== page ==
A hearing was held today on whether to release Sandy Hook 911 recordings to the media.
A Connecticut prosecutor is asking a court to block the release of 911 recordings from the Sandy Hook Elementary School shooting as he appeals an order from the state's Freedom of Information Commission.
The FOI Commission ruled in September that the recordings of calls from inside the school should be provided to The Associated Press, but the state's attorney leading the investigation into the Newtown shooting, Stephen Sedensky III, has asked for the ruling to be reversed in New Britain Superior Court.
He said on Friday that there will be no public harm if the public never hears the 911 calls.
The state's attorney called the shooting a case of child abuse and said releasing the tapes would put victims and witnesses at risk and even cause people to doubt using the 911 system.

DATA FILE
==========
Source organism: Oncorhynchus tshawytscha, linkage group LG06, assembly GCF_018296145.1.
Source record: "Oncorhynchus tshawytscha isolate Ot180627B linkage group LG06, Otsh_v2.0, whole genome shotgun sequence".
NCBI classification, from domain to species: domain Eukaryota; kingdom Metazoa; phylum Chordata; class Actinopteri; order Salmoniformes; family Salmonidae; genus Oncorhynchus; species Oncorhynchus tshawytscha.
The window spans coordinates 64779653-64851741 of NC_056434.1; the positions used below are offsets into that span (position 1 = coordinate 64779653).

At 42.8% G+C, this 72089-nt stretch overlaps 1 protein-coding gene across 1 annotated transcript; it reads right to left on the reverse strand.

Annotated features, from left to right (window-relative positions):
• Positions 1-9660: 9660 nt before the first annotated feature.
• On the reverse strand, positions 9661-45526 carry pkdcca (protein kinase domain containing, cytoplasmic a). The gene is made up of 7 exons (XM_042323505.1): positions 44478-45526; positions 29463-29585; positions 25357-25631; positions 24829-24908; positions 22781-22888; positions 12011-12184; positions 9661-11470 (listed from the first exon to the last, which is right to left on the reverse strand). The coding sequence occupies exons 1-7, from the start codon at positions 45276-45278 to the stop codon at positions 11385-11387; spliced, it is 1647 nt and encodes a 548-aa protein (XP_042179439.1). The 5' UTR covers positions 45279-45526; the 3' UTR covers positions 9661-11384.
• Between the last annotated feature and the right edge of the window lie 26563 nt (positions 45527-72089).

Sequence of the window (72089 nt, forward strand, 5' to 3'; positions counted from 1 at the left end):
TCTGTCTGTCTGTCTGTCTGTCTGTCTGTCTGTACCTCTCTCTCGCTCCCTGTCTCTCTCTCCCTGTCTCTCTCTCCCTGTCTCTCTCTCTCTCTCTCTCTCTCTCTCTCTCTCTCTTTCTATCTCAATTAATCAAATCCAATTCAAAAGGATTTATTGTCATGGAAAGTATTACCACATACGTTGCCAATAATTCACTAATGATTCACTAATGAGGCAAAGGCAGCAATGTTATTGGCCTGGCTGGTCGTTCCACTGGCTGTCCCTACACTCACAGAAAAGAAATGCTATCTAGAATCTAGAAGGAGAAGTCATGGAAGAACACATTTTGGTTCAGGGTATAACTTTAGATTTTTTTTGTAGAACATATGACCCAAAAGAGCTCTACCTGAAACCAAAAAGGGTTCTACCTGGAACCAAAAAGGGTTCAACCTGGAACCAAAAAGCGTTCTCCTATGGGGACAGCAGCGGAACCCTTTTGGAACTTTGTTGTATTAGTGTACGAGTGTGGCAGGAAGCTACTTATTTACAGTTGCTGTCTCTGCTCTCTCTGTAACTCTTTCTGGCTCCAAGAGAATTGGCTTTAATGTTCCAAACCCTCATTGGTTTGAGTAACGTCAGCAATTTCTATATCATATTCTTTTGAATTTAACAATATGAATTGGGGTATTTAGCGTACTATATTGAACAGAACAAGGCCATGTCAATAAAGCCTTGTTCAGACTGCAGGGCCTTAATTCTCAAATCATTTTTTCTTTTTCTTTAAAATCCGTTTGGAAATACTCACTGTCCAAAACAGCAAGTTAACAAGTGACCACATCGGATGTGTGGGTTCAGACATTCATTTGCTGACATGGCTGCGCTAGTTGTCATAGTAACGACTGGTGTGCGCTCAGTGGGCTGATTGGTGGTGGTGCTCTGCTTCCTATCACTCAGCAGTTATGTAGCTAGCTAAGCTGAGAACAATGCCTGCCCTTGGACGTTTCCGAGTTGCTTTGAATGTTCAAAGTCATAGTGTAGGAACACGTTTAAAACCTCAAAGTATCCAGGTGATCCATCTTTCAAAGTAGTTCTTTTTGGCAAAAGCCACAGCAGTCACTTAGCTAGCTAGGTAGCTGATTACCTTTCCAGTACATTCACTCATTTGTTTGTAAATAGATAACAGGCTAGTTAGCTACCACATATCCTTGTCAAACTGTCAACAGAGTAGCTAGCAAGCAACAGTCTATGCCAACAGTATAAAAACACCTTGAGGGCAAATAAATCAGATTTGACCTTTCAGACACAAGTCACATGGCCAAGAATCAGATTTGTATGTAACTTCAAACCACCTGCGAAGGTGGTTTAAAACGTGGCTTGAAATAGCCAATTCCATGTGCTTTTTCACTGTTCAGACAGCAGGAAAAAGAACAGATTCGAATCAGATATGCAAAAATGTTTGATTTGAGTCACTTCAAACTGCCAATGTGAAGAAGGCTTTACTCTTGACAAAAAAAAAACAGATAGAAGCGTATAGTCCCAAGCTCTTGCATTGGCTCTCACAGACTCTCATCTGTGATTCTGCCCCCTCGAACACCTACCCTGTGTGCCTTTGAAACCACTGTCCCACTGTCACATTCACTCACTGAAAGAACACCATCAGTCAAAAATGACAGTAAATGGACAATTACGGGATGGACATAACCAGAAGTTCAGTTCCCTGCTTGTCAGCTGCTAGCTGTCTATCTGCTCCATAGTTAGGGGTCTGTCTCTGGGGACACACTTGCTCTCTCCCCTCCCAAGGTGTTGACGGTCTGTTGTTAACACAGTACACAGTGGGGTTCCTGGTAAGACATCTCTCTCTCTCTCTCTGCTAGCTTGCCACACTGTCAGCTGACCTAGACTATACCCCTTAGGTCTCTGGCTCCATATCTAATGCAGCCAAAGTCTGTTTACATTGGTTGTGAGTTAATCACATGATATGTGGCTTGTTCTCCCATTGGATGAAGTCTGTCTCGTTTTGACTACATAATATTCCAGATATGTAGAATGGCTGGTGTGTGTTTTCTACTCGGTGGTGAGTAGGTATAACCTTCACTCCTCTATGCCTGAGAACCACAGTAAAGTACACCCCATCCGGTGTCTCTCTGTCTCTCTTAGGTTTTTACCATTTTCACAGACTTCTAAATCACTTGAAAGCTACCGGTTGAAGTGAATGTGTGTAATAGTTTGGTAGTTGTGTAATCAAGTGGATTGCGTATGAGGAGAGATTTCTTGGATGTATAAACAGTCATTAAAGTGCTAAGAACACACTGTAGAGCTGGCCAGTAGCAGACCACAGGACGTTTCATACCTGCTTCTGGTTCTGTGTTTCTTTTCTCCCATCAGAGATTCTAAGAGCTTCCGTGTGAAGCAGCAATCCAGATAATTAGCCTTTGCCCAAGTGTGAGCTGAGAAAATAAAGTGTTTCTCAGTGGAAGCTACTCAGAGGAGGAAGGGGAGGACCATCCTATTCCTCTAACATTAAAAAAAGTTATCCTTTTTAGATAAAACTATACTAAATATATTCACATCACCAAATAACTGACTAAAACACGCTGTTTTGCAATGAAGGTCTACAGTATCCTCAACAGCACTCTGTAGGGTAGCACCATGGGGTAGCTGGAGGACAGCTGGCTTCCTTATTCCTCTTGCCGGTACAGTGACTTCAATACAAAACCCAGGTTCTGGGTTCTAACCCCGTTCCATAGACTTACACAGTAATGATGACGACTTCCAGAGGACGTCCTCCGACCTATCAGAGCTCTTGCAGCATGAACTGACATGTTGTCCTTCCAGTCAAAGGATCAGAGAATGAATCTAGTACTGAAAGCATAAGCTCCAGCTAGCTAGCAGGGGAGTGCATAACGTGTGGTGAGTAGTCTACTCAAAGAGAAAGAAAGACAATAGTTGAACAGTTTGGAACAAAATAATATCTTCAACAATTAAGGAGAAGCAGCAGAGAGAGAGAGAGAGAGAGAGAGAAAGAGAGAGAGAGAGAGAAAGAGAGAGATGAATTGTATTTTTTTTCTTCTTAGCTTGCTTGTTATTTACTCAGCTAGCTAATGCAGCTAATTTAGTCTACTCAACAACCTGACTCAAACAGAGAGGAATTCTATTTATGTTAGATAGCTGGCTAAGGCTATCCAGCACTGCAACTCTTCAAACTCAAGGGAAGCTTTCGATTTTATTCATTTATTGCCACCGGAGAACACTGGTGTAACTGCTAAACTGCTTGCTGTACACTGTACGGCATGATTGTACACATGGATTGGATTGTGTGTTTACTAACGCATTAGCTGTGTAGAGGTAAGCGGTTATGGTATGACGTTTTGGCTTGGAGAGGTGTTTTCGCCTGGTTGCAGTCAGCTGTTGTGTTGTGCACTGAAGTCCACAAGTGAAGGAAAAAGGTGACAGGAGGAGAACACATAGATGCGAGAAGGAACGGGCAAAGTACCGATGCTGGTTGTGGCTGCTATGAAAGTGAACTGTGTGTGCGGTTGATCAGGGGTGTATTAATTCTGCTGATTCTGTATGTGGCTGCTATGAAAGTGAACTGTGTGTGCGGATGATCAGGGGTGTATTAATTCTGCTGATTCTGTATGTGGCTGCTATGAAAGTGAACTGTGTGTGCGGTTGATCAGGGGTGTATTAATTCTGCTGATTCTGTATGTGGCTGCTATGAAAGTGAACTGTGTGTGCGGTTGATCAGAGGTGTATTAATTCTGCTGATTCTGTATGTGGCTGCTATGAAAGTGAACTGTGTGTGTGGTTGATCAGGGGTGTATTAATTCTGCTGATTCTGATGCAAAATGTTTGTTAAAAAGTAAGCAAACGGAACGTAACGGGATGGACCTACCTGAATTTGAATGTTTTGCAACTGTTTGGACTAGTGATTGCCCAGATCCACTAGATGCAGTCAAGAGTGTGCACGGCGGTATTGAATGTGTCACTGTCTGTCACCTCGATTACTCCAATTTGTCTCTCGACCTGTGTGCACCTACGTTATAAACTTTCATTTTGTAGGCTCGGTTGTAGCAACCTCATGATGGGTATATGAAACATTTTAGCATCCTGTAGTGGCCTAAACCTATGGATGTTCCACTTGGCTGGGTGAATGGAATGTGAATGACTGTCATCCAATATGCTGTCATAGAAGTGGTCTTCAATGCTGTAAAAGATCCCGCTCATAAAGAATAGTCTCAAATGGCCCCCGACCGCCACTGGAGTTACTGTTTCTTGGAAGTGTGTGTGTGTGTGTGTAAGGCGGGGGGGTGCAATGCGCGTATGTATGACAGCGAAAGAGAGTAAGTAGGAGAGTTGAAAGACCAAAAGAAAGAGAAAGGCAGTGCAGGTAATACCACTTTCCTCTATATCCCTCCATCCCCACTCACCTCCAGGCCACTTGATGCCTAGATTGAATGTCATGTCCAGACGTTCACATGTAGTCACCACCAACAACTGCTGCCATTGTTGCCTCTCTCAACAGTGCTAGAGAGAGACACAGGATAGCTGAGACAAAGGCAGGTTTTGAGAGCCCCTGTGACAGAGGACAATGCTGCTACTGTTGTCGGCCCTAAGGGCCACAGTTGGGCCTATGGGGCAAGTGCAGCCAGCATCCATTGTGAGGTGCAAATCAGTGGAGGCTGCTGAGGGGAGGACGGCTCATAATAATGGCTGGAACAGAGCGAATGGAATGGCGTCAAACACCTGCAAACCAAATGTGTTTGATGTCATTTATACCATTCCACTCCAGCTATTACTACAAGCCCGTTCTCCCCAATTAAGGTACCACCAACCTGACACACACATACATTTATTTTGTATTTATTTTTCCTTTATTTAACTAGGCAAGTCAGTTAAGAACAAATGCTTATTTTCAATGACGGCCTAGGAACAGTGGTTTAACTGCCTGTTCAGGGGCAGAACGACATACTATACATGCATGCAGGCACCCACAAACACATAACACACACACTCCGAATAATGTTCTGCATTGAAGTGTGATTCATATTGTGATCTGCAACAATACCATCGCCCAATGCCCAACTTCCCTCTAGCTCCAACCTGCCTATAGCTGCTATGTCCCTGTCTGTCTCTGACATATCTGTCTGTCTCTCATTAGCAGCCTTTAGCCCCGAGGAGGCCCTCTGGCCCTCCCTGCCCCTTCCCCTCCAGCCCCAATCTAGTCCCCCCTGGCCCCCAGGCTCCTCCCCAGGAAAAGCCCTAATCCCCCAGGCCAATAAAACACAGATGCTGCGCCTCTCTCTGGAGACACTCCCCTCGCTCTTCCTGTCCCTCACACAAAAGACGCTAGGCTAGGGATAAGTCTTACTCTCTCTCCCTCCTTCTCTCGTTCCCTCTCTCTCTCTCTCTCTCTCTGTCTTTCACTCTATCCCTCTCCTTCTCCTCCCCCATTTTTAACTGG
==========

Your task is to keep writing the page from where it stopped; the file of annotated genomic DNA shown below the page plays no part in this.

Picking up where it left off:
The Associated Press has sought the recordings in part to examine the police response to the massacre. The AP's attorney argued on Friday that 911 calls are routinely made public and there is no irreparable harm in releasing them.
He also attacked the broad definition of child abuse used by the state's attorney and argued that information about minor children was released in the Cheshire triple-murder home invasion case.
The hearing held on Friday was on Sedensky's request for a stay of the ruling while his appeal is pending.
A gunman killed 20 children and six educators inside the school on Dec. 14 and the judge posed a question about the impact on victims' families.
The Associated Press' attorney responded by saying he believes the tapes are more benign that many people think.
The judge did not issue a ruling on Friday and said he must first determine whether he can review the tapes, which are sealed.